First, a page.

2013 NCAA Tourney: Rebels one and done … again

SAN JOSE – Sixteen shots. Eleven-and-a-half minutes. Zero field goals.

If you’re looking for a reason why the UNLV Runnin’ Rebels lost their opening game in the NCAA Tournament for the fourth straight year, that ugly offensive stretch in the second half during a 64-61 loss to Cal here Thursday night at HP Pavilion pretty much sums it up.

The Runnin’ Rebels (25-10), the No. 5 seed in the East Region, struggled mightily with a zone defense employed for the full 40 minutes by the 12th-seeded Bears (21-11), shooting 32.2 percent from the field and 11 percent (1-of-9) from 3-point range in the second half.

“Never in a million years did I envision it,” junior forward Mike Moser said of the shooting drought. “Shots just weren’t falling. … It was a tough loss.”

“Shots weren’t falling,” added freshman forward Anthony Bennett, who finished with 15 points and 11 rebounds but was just 4-of-11 from the field. “I don’t know what to say about that.”

UNLV had tied the game at 37-37 on a 3-pointer by Katin Reinhardt (11 points, 3-of-8 treys) with 16:30 remaining when the shooting slump began. They still only trailed by six points, 52-46, when Moser put in a rebound of Reinhardt miss to snap the streak with five minutes to go.

Most of the misses came on jumpers, including seven 3-point attempts. But there were also four missed layups – the Bears blocked three of those attempts – and another came on a missed dunk try by freshman Savon Goodman.

“I don’t think (the zone) confounded them,” Cal coach Mike Montgomery, who couldn’t remember the last time he had a team that played an entire game in a zone defensively, said. “They got good shots. They got the ball inside the paint some. I don’t think they liked it that much.”

Montgomery knew he had to try something different after the Rebels carved up his man-to-man defense at times during a 76-75 victory in Berkeley on Dec. 9.

“They isolate really good athletes (against a man-to-man defense). That’s where Bennett (25 points) hurt us so much last time,” Montgomery said. “You’ve always got help in a zone. It changes the mentality some.”

“We didn’t perform the way we needed to perform,” UNLV coach Dave Rice said. “Our problem wasn’t just on the offensive end. We didn’t get enough stops in the second half to get some easy baskets and break us through the drought.”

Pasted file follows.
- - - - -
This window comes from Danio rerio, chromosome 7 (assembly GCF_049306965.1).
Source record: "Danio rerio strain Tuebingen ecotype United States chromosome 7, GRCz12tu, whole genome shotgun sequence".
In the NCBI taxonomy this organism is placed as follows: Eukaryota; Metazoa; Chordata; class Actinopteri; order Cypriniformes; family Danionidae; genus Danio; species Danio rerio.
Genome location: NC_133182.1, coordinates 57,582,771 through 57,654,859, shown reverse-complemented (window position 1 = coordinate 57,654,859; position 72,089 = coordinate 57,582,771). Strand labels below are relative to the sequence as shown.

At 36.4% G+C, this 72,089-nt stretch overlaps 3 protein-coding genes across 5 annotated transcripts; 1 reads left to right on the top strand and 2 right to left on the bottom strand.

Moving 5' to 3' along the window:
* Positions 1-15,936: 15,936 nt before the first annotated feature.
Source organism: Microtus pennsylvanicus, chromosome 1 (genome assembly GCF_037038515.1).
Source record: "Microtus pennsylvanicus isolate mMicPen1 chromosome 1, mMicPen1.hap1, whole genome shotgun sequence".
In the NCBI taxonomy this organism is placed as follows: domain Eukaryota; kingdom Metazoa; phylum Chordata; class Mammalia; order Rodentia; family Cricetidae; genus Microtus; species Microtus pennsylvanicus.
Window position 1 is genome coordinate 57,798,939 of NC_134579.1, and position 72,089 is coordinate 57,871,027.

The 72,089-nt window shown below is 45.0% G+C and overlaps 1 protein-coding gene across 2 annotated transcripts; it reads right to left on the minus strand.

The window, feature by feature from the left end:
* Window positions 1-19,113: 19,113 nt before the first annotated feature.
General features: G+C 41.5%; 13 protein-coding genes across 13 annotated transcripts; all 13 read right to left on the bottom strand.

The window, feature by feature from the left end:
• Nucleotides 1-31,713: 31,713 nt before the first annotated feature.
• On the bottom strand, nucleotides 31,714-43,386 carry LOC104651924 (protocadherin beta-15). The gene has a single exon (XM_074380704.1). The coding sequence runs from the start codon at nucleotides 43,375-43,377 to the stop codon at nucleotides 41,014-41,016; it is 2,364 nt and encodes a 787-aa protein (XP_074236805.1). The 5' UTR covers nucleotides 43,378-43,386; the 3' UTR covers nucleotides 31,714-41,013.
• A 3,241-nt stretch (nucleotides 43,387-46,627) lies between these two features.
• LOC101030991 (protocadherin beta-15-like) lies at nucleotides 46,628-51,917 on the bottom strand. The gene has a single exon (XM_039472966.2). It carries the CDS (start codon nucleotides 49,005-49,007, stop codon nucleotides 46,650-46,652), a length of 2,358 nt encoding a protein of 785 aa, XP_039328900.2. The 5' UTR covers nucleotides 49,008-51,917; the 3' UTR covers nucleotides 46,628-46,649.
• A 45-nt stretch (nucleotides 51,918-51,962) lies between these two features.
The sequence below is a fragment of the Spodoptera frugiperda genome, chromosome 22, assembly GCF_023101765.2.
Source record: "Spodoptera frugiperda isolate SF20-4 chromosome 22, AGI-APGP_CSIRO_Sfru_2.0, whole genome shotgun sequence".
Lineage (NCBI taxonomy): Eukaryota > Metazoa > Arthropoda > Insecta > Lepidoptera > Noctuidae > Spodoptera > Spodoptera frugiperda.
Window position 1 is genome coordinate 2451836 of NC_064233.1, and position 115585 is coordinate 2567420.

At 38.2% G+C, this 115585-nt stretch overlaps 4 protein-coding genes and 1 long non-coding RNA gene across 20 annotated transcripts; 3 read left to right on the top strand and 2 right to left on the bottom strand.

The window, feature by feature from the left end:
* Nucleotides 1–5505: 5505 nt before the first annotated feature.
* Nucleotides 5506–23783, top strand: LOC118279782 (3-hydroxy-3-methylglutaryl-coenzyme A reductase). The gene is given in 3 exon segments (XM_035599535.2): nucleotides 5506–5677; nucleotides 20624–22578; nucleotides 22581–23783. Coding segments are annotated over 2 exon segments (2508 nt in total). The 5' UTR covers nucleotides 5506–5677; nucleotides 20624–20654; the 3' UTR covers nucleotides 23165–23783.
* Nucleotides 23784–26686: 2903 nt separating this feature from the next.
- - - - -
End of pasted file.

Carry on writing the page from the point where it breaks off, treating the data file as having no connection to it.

Rice had a point there about UNLV’s defense. Cal had great success attacking the rim, finishing with a 34-18 edge in points in the paint. Robert Thurman, a backup 6-10 walk-on forward, finished with 12 points on 6-of-6 shooting – all dunks.

Thurman gave credit to the penetration of Cal guards Allen Crabbe (game-high 19 points, four assists) and Justin Cobbs (13 points, six assists) for his big night.

“They’re a big threat when they get in there and I was wide open underneath the rim,” Thurman said. “I did what most big guys are supposed to do.”

Despite the offensive woes in the second half, the Rebels still had a chance to pull it out at the end.

Point guard Anthony Marshall – fouled intentionally in the backcourt to prevent a potential game-tying 3-point attempt — hit two free throws with 6.5 seconds to go to cut the lead to one, 62-61.

But the Rebels failed to immediately foul on the ensuing inbounds pass. Crabbe was finally fouled with 1.5 seconds left and hit both free throws. Bears forward Richard Solomon then intercepted Moser’s long inbounds pass near half-court to clinch the win.

It was the final game of a distinguished four-year career for Marshall, who finished with seven points, seven rebounds and six assists, as well as guard Justin Hawkins (three points in 13 minutes) and forward Quintrell Thomas (one rebound in five minutes).

“I’m very, very disappointed for our seniors,” Rice said. “Those guys meant a lot to our program.”
It was also likely the final game for Bennett, rated a high lottery pick should he declare for the NBA draft, and also possibly for Moser, who still may bypass his senior year despite a disappointing junior season marred by a painful elbow injury.

“I’m still attending UNLV,” Bennett said. “I’m not really discussing anything further about my future. As of right now, I’m still going to UNLV, still going to school. Just got to make a big decision when school is over.”

Moser went through the same process a year earlier when he was a first team all-Mountain West selection. And although he likely wouldn’t be drafted by the NBA this time around, he could leave to play internationally.

“I’ve just got to take some time and let my body heal and my mind rest and make a decision,” Moser said.

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